Erik Hammer vs. JR Kratos
Kratos beat Simon Grimm on the WrestleMania weekend show, while Hammer is one of Josh Barnett’s training buddies, having prior wrestling experience for the Inoki Genome Federation in Japan, holding wins over the likes of the former Vladimir Kozlov and Daniel Puder.

We’ve got two beefy lads here, with Kratos and Hammer over 250lbs, as Tom Lawlor rejoins commentary alongside Emil Jay. Hammer takes down Kratos early on, before he went to side control and looked to throw some hands, only for Kratos to take him down with a side slam. Kratos spins around as he tries to stuff a takedown attempt, before the referee forced a break as the pair were on the edge of the ring. From the restart, Hammer looks for another takedown and gets Kratos’ back, but Kratos slips out and takes the mount, throwing fists from above before he cartwheeled down into a North-South position. Knees follow as I’m thankful for Filthy Tom calling out names here, right as Hammer caught Kratos in a knee bar before the pair rolled back to their feet.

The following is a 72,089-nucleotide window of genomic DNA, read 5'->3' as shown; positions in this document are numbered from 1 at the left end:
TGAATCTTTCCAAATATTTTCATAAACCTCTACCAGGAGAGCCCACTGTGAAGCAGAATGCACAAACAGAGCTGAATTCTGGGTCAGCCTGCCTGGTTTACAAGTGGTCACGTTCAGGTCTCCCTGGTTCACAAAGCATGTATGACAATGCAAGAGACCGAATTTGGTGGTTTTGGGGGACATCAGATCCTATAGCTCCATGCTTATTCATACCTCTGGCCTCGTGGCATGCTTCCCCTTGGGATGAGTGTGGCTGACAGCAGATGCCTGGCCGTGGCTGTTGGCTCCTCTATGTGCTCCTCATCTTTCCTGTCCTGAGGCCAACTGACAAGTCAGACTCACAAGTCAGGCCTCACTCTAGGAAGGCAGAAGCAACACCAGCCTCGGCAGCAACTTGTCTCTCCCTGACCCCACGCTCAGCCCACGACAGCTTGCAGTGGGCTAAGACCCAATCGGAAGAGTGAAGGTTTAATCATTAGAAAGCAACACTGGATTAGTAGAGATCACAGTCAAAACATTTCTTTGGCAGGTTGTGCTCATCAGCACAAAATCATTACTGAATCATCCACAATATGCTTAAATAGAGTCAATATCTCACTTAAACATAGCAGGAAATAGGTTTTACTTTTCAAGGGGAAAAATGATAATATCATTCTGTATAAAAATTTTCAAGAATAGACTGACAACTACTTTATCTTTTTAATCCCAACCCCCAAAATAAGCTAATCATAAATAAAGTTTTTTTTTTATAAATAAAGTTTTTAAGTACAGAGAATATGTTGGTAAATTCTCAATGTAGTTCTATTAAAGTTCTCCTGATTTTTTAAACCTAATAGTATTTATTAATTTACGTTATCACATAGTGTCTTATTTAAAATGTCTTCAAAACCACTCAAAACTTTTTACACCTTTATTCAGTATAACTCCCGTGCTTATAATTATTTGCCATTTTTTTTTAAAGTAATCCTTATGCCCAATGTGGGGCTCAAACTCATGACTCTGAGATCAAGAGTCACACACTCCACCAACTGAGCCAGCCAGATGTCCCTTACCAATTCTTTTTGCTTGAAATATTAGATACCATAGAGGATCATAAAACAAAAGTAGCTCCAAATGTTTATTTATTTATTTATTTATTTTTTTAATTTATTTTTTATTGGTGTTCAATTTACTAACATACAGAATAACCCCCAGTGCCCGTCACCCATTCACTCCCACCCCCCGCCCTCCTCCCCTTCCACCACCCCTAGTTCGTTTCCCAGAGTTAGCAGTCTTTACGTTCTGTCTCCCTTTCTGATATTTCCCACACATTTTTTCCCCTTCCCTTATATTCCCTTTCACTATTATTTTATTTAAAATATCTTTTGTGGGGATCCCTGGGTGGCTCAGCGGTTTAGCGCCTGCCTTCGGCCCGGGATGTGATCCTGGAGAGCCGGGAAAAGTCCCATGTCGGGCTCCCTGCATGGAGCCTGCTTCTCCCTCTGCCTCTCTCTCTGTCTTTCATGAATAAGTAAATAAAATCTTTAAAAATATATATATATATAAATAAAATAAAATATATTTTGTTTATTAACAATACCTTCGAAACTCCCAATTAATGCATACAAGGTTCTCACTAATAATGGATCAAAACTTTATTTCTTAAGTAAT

Kratos finds his mark with some kicks, which just seems to irk Hammer, as this descends into a slugfest a la Frye/Takayama. Hammer takes Kratos down, only to get met with a T-bone suplex as the momentum swings wildly, before Hammer got Kratos’ back with a rear naked choke, switching into a cross armbar, ending with the pair getting back to their feet. Hammer comes back out with knees in the clinch, before he scooped up Kratos… but it’s turned into a rear naked choke as Kratos slipped out, only to abandon it for a slap. A suplex helps Kratos roll through into a guillotine attempt, but a Northern Lights helps Erik escape as a bloodied Kratos ends up getting choked out for the submission. Gotta love the throws here, as the Hammer was brought down on Kratos. ***

Nicole Savoy vs. Allysin Kay
It’s nice they didn’t try and play this as a “first ever” match, given the pre-show. This was played as a normal match, which I dig – we should be long past the point where “first time, because it’s a women’s match” should be a novelty.